"But that's fine," says Young. "We came to Portland to rock, and that's what we're gonna do." And they do -- in spite of a crummy mix from the sound guy. Halfway through their set, the room is noticeably livelier than when they began. BLH lead guitarist Jamie Nebel is clearly having a terrific time coaxing hellacious sounds out of his guitar to the delight of the ever-growing stage-side crowd. Meanwhile, another Spokane band, Flyreal, is playing upstairs on the Roseland's main stage, in a huge room that, unfortunately, is equally underpopulated. I have just enough time at the end of Burns Like Hellfire's last song to run upstairs to check out the last few moments of Flyreal's set. They seem to be thoroughly enjoying themselves despite the fact they are experiencing what drummer Bobby Hattenburg would later call a "quiet night." (Almost in the same breath, however, he asserts, "We had a great time. We were just stoked to get out of town and play Portland.")
Saturday, 10:31 pm, Cobalt Lounge
I'm sipping Pabst Blue Ribbon draft from a plastic cup, watching Hutch & amp; Kathy and wishing I had made it for the beginning of their show (dinner was another late one). Their energetic garage-pop is infectious and, heck, any band with a Farfsia organ player is okay by me. Next up is Captain vs. Crew, a four-piece whose music is accurately described in the Musicfest guide as "inflamed rock 'n' roll arranged according to whip-smart pop sensibilities." All I know is that they are exciting as hell, with intriguing arrangements and a girl drummer in a pink ballerina dress that positively shreds. In a flash I realize that I'm missing Spokane band Aaron Richner and The Blues Drivers (playing 11 blocks away at Jimmy Mak's). Well I hope they're having fun -- and blowing a few minds as well.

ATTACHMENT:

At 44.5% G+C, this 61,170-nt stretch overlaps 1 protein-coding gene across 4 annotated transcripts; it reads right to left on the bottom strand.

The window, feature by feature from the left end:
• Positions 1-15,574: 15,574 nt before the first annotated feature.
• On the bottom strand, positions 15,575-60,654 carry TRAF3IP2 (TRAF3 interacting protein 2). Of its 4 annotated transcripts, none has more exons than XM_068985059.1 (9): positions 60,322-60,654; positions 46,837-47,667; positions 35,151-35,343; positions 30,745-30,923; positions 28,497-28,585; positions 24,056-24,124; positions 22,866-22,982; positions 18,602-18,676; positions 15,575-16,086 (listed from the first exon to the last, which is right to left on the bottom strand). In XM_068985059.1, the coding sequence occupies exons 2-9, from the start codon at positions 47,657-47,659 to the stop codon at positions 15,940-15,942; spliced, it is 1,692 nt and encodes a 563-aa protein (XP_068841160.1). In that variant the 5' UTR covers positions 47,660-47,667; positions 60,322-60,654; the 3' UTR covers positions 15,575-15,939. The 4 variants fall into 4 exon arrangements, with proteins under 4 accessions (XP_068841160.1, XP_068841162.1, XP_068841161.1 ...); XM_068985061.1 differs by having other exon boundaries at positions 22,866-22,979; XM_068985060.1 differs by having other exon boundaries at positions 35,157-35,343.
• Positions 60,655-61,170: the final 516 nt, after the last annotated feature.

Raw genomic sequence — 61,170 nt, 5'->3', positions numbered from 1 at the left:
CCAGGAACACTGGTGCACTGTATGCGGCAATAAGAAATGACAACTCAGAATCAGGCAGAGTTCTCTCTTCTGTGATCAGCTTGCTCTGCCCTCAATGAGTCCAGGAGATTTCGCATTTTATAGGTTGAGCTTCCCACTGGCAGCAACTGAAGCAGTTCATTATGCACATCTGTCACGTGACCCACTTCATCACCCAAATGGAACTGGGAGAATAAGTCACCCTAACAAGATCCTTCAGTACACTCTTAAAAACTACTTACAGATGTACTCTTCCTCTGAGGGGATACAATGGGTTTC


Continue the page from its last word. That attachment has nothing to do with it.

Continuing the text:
Midnight, Paris Theatre
A crowd expecting a full band is confused by the sight of one of the Pinehurst Kids, Joe Davis, performing songs from the Portland group's catalog solo on acoustic guitar. The songs are great and Davis' performance is impassioned, but what's the deal? About the third song in, he pauses to make an apology for the absence of the rest of the band, in such a way that leads us to believe that there is trouble afoot within the group's ranks. Are we witnessing the dissolution of the Pinehurst Kids? Sure feels that way.
Sunday, 12:24 am, Berbati's Pan
Just around the corner from the Paris is Berbati's Pan, a really nice, expansive club with good ventilation and two watering stations. Red Sector is halfway through its set. All the black-leather-and-hair-gel posturing initially put me off, but now that the group's razor-sharp, vaguely '80s rock attack has had its way with me, I'm more or less sold. Their songs aren't exactly innovative, but the band is surely ass-kicking live. During the next changeover, I settle into a booth in the corner with yet another PBR to watch the Baseboard Heaters set up. It's getting late, but I've heard good things about these guys. They've been around for about five years and have played in Spokane a couple of times (I think).
I'm not disappointed. Not much flash or pretense here, just solid and honest rock 'n' roll with a barely discernable alt-country influence, smart hooks a-plenty and strong dual vocalists. A fine way to end an evening -- and a perfect way to wrap up Musicfest NW for 2002.